Right now, due to my sole and obsessive focus on writing, I pretty much ignored the financial world. There is not a change in hell or heaven for me to get monetary award for my work. Looking forward to the future, there is…none. At least till December 31, when I will finish my writing project. After that, I don’t think I can survive in this world. I may have to sell my collection of rare Jacques Tati 35mm prints as well as my original editions of France Gall recordings, but alas, it is just objects, and the only object I need now is food and drink. I was hoping to win the Nobel, if for nothing else, give me time to focus on the writing till I die of old age. But now, that possibility seems so distant, it is like watching the ocean and looking at its vanishing point. There is nothing ahead of me, and I need to be honest that this is it, and “it” is not going to be that hot. In fact, it’s going to be a disaster.
It’s ironic that Modiano’s work deals with the subject matter of ‘identity.' My work is pretty much in that category as well, in fact, I think most 19th and 20th century literature is about the loss of identity, but ironically I don’t really have one, unless I write. Once the writing stops at the end of this year, I will be adrift in an ocean of my own making - and it will be on a leaky boat, just focusing on keeping the vessel as dry as possible. Like a Lee Wiley recording, I’m leaving the sophisticated world of the pen and paper, and will float to neither here nor there.
I want to congratulate M. Modiano on him getting the award, and surely he deserves it. From time-to-time I do feel that the $1,100,000 was nabbed away from my hand, but I have to get over it. I have to get over a lot of things. “Get over it man.”
Aminata, School exam work, Gaye Njorro School of Hairdressing and Beauty Cosmetology, the Gambia. Photo Valeria Herklotz.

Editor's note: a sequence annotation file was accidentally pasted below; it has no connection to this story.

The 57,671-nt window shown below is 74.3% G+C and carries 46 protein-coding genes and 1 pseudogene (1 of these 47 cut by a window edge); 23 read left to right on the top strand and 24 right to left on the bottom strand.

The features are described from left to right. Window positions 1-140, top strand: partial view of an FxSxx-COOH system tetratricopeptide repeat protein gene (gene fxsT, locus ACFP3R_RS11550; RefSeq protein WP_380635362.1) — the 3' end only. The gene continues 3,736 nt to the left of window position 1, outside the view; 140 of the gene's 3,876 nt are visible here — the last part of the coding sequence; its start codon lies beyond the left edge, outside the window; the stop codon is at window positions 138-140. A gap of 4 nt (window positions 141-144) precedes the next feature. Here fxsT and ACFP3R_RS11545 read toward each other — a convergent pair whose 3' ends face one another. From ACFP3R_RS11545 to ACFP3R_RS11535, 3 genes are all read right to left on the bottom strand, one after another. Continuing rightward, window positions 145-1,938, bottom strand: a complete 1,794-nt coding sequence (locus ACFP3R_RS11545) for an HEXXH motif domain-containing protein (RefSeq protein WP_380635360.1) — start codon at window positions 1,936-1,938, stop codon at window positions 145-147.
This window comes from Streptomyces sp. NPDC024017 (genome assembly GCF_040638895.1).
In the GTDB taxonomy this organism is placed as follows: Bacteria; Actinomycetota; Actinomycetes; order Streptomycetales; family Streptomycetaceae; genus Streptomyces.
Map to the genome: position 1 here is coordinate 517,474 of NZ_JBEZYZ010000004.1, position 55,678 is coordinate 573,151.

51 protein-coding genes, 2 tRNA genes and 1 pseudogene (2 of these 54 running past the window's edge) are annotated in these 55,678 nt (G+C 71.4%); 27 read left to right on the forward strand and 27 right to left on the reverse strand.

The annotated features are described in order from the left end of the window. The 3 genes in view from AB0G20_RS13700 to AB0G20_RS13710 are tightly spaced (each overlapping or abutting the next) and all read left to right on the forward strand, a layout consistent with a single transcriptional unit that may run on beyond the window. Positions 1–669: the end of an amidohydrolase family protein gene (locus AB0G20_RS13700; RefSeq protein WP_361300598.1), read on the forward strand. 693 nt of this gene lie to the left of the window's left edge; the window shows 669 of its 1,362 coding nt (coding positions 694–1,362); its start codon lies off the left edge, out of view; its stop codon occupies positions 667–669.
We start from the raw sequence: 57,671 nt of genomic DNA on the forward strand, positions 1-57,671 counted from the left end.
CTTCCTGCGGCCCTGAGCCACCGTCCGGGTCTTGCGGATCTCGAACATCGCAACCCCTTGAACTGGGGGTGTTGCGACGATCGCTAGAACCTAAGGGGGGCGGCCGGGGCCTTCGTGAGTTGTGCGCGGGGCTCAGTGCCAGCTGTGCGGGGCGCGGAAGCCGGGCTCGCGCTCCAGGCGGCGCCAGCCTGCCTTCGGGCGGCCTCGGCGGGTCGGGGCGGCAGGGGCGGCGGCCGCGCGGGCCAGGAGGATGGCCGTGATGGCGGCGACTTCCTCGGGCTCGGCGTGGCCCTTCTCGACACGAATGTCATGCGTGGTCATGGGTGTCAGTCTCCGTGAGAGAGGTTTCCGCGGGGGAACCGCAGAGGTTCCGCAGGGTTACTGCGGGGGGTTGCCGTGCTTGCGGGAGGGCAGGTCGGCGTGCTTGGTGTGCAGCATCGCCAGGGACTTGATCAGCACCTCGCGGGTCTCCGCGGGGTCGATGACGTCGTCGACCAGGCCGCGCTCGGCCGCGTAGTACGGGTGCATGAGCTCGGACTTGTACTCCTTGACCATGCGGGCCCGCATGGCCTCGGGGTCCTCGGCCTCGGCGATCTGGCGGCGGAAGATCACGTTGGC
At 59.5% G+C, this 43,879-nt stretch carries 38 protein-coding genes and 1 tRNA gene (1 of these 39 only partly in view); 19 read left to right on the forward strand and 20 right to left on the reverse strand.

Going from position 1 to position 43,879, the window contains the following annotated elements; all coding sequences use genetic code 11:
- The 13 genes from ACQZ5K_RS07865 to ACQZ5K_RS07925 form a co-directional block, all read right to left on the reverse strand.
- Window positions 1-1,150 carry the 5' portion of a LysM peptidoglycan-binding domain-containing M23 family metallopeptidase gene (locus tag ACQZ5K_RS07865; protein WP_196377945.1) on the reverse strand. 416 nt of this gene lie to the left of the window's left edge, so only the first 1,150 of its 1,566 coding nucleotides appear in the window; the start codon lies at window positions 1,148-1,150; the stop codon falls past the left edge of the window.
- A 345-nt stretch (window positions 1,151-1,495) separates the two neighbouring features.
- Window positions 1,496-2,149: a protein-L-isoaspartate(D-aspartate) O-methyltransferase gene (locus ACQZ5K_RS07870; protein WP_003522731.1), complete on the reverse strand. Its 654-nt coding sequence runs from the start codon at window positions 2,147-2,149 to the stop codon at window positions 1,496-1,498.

Since 2011, billions of dollars of venture capital investment have poured into public education through private, for-profit technologies that promise to revolutionize education. Designed for the “21st century” classroom, these tools promise to remedy the many, many societal ills facing public education with artificial intelligence, machine learning, data mining, and other technological advancements.
They are also being used to track and record every move students make in the classroom, grooming students for a lifetime of surveillance and turning education into one of the most data-intensive industries on the face of the earth. The NSA has nothing on the monitoring tools that education technologists have developed in to “personalize” and “adapt” learning for students in public school districts across the United States.”
- Grooming Students for A Lifetime of Surveillance by Jessy Irwin | Model View Culture
The protesters are dependent on mobile apps to coordinate their huge, seemingly unstoppable uprising, and someone — maybe the Politburo, maybe a contractor — has released virulent Ios and Android malware into their cohort, and the pathogens are blazing through their electronic ecosystem.
During the gloomy falls and winters we all need something to color and light up our lives. The Japanese devoted a whole botanical garden for that purpose, and transformed it into a 7 million LED light winter illumination.
|Photograph by Stephen Shore|
October 8, 2014
While wandering around Aoyama Book Center near Omotesando, I came upon a book of photographs by Stephen Shore. Mostly they were detailed images of various landscapes in America, but what I found interesting are the interior images of hotel and motel rooms. America seems to have the ability to express itself in these interiors - no matter how exotic or homey they look, it always spells out “America” to me. Not that I miss my home country, but I decided to use one of Shore’s images as an inspiration to re-do my tatami mat room in Meguro.
Researching his work, I found a quotation by him that I like a lot. This is exactly what I read: “I discovered that this camera was the technical means in photography of communicating what the world looks like in a state of heightened awareness. And it’s that awareness of really looking at the everyday world with clear and focused attention that I’m interested in.”